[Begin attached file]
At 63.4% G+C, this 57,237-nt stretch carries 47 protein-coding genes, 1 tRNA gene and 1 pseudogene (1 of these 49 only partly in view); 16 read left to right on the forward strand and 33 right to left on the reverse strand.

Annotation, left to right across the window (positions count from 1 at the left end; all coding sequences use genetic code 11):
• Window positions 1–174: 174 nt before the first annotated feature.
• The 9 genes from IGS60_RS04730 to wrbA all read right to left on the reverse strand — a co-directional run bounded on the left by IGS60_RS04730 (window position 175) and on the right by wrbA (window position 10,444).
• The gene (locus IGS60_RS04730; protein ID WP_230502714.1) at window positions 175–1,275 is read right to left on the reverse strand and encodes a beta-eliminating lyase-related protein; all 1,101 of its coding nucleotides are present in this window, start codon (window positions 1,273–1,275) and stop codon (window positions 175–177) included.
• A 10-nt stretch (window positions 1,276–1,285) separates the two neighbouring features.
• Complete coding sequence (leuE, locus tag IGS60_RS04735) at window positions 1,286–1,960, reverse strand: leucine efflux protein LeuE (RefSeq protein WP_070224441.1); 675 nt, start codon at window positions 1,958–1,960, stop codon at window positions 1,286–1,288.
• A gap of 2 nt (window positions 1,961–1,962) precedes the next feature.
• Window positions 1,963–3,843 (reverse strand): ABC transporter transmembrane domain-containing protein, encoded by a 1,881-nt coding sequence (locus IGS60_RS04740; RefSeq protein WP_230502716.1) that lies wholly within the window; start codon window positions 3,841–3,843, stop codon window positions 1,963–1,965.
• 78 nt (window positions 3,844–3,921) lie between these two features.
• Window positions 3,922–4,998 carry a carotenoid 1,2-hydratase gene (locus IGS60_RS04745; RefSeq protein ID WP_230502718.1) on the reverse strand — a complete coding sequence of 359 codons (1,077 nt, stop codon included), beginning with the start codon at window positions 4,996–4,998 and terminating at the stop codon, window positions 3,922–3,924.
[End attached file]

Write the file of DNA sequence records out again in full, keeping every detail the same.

At 63.4% G+C, this 57,237-nt stretch carries 47 protein-coding genes, 1 tRNA gene and 1 pseudogene (1 of these 49 only partly in view); 16 read left to right on the forward strand and 33 right to left on the reverse strand.

Annotation, left to right across the window (positions count from 1 at the left end; all coding sequences use genetic code 11):
• Window positions 1–174: 174 nt before the first annotated feature.
• The 9 genes from IGS60_RS04730 to wrbA all read right to left on the reverse strand — a co-directional run bounded on the left by IGS60_RS04730 (window position 175) and on the right by wrbA (window position 10,444).
• The gene (locus IGS60_RS04730; protein ID WP_230502714.1) at window positions 175–1,275 is read right to left on the reverse strand and encodes a beta-eliminating lyase-related protein; all 1,101 of its coding nucleotides are present in this window, start codon (window positions 1,273–1,275) and stop codon (window positions 175–177) included.
• A 10-nt stretch (window positions 1,276–1,285) separates the two neighbouring features.
• Complete coding sequence (leuE, locus tag IGS60_RS04735) at window positions 1,286–1,960, reverse strand: leucine efflux protein LeuE (RefSeq protein WP_070224441.1); 675 nt, start codon at window positions 1,958–1,960, stop codon at window positions 1,286–1,288.
• A gap of 2 nt (window positions 1,961–1,962) precedes the next feature.
• Window positions 1,963–3,843 (reverse strand): ABC transporter transmembrane domain-containing protein, encoded by a 1,881-nt coding sequence (locus IGS60_RS04740; RefSeq protein WP_230502716.1) that lies wholly within the window; start codon window positions 3,841–3,843, stop codon window positions 1,963–1,965.
• 78 nt (window positions 3,844–3,921) lie between these two features.
• Window positions 3,922–4,998 carry a carotenoid 1,2-hydratase gene (locus IGS60_RS04745; RefSeq protein ID WP_230502718.1) on the reverse strand — a complete coding sequence of 359 codons (1,077 nt, stop codon included), beginning with the start codon at window positions 4,996–4,998 and terminating at the stop codon, window positions 3,922–3,924.